Month: March 2014

House of Bones revisited… again and again and again

HOB10I work as a Museum educator. The other day I hosted a small group of Year 12 girls (around about 16 years old) who visited the Museum with their art teacher to draw the African masks and statues in Minkisi. The students worked really well and made some amazing drawings.
At the end, their teacher gave them a reminder that there was just 5 minutes to go before they had to leave for school. A couple of the girls asked, “Can we go down to the House of Bones?” When he said yes, a small group of them RAN down the stairs, squealing with delight. What was so fascinating to them?
HOB14The House of Bones is set up as a 1930s era house of a professor who collects bones, and fills his house with them. There are animal skulls in the bookcases; crates of bones in the hallway that seem recently delivered, but not yet unpacked; an office with old oak desk, typewriter and assorted handwritten letters and notes; and a newspaper lined attic with chests of bones for hands-on investigation.
HOB31Why did this excite the teenagers? Possibly because it is a little bit dark, a little bit weird, and a sound-track of strange creaks, scrapes and footsteps makes the “house” feel a little bit creepy.
It is interesting that after being up for just two months, with lots of different activities for children to do, there are some local children who have already visited House of Bones so often that they have completed all the existing activities, and are asking for new challenges. Although I’m not surprised that children are interested in the bones and want to come and see them, I would never have guessed it would attract so much repeat visitation from both children and teenagers.HOB24
I think it shows that the way that we design exhibitions can make an enormous difference to the way people respond to museum objects and collections.

Margie Beautrais is an Educator at Whanganui Regional Museum

IMAGES OF A MUSEUM COLLECTION – PART II

In this second and final part of a two-part series, Collections Assistant Kathy Greensides talks about part of her role as Museum Photographer and the kinds of things she does on a daily basis.

SOCIAL HISTORY

A social history collection may be defined as material evidence of people’s lives, it can tell us about beliefs, status and cast, economics and politics and it can include the extraordinary and the mundane.  Furniture, toys, vehicles; food packaging; architectural and building fragments, furniture, shop fronts and interior fittings, jewellery, cutlery, the list is endless. Below are some objects from the social history department.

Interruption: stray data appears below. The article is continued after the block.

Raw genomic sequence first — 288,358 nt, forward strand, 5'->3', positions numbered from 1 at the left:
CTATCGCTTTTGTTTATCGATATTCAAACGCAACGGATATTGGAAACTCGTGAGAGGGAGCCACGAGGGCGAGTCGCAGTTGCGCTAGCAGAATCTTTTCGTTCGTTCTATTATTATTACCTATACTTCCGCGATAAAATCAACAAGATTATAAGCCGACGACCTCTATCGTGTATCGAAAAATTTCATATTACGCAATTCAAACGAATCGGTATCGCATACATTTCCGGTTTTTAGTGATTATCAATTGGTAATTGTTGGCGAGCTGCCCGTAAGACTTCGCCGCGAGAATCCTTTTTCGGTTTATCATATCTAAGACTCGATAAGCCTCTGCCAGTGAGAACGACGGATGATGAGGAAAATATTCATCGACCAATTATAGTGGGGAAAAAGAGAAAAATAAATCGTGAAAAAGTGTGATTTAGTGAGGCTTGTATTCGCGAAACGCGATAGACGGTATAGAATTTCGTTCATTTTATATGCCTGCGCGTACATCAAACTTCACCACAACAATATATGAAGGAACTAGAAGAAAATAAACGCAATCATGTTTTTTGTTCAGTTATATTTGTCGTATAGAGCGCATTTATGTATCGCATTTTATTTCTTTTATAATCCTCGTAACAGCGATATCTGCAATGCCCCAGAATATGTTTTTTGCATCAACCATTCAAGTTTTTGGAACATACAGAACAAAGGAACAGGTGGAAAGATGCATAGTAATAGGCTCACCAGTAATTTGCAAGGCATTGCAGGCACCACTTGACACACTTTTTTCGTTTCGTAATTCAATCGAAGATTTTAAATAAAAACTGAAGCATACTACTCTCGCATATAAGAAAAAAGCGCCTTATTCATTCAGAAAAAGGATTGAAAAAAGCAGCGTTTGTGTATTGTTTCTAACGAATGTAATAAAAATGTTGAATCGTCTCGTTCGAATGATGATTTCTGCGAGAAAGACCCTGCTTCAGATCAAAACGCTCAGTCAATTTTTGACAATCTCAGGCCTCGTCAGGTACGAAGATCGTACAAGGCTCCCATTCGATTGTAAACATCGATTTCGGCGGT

This toy wagon with a driver and two horses is made of cast iron.

This toy wagon with a driver and two horses is made of cast iron.

Suede glove, one of a pair, Native American or Canadian. Hand and machine sewn with  heavyweight cotton thread. Flower decoration uses light blue, orange, pink and white opaque glass seed beads and light and dark green, red, white and dark blue translucent glass seed beads.

Suede glove, one of a pair, Native American or Canadian. Hand and machine sewn with heavyweight cotton thread. Flower decoration uses light blue, orange, pink and white opaque glass seed beads and light and dark green, red, white and dark blue translucent glass seed beads.

 

 

 

 

 

 

 

 

 

 

KataboriThis katabori, ( a completely carved three dimensional work of art or sculpture) netsuke, depicts two figures carved from the same piece of ivory as the large pot and may represent a traditional Japanese story. Netsuke served both functional and aesthetic purposes. The traditional Japanese dress, the kimono had no pockets. The robes were hung together by a broad sash (obi), so items that were needed to be carried were held on a cord tucked under the sash.

The hanging objects (sagemono) were secured with carved toggles (netsuke). A sliding bead (ojime) was strung on the cord between the netsuke and the sagemono to tighten or loosen the opening of the sagemono.

 

This hand-made wooden model of a twelve gun Brig has eleven canvas sails and detailed rigging.  The model sits on a custom-built wooden base The brig was built by the English architect Gilbert Mackenzie Trench who designed the 1929 model police boxes which became famous as the tardis in the long-running popular BBC television programme Dr Who.

ShipTrench, upon retiring from his position as an architect working for the United Kingdom’s Metropolitan Police, lived in Whanganui from 1949 until his death in 1979.

 

PipesA selection of pipes, including: Smoking pipe Meerschaum bowl is the head of a bearded man with hand painted leaf garland around head and eyes, at acquisition said to be 100 years old; Wooden smoking pipe, carved  in Maori design with paua eyes; and a merschaum pipe carved in the image of a skull.

 

Art noveau writing desk; wood with lead-light and stained glass window with impressed glass and decorative brass handles.

Art noveau writing desk; wood with lead-light and stained glass window with impressed glass and decorative brass handles.

This is a bronze copy of an original statue of Narcissus found at Pompeii.  You can see the narcissus flower in the decoration of his sandals.

This is a bronze copy of an original statue of Narcissus found at Pompeii. You can see the narcissus flower in the decoration of his sandals.

 

 

 

 

 

 

 

 

 

 

 

Sunripe

Hand soapPie filling

 

 

 

 

Even everyday items used by New Zealand families have distinctive and packaging that is reminiscent of a bygone era.

 

This is a small sampling of the many varied items we hold in our collection.You can now go to our website and view a selection of collection objects online